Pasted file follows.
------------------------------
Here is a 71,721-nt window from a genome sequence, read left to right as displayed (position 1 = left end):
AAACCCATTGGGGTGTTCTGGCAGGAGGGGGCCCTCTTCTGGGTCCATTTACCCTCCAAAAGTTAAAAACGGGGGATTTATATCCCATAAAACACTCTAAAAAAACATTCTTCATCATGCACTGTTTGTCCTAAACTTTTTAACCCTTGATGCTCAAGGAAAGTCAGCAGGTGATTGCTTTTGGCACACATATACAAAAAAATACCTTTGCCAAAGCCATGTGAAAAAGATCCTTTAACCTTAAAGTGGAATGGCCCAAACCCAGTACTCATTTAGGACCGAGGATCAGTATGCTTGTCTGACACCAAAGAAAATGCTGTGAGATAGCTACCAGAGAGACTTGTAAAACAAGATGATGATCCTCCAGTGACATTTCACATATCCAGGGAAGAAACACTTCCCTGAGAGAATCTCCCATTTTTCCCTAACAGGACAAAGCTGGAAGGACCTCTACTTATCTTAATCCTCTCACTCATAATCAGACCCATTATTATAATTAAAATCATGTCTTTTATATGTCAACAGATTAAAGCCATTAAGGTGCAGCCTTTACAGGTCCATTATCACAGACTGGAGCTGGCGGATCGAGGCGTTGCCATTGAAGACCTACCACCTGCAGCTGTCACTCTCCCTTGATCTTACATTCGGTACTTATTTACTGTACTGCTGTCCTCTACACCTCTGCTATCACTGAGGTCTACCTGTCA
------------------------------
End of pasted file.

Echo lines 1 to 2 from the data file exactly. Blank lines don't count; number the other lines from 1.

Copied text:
Here is a 71,721-nt window from a genome sequence, read left to right as displayed (position 1 = left end):
AAACCCATTGGGGTGTTCTGGCAGGAGGGGGCCCTCTTCTGGGTCCATTTACCCTCCAAAAGTTAAAAACGGGGGATTTATATCCCATAAAACACTCTAAAAAAACATTCTTCATCATGCACTGTTTGTCCTAAACTTTTTAACCCTTGATGCTCAAGGAAAGTCAGCAGGTGATTGCTTTTGGCACACATATACAAAAAAATACCTTTGCCAAAGCCATGTGAAAAAGATCCTTTAACCTTAAAGTGGAATGGCCCAAACCCAGTACTCATTTAGGACCGAGGATCAGTATGCTTGTCTGACACCAAAGAAAATGCTGTGAGATAGCTACCAGAGAGACTTGTAAAACAAGATGATGATCCTCCAGTGACATTTCACATATCCAGGGAAGAAACACTTCCCTGAGAGAATCTCCCATTTTTCCCTAACAGGACAAAGCTGGAAGGACCTCTACTTATCTTAATCCTCTCACTCATAATCAGACCCATTATTATAATTAAAATCATGTCTTTTATATGTCAACAGATTAAAGCCATTAAGGTGCAGCCTTTACAGGTCCATTATCACAGACTGGAGCTGGCGGATCGAGGCGTTGCCATTGAAGACCTACCACCTGCAGCTGTCACTCTCCCTTGATCTTACATTCGGTACTTATTTACTGTACTGCTGTCCTCTACACCTCTGCTATCACTGAGGTCTACCTGTCA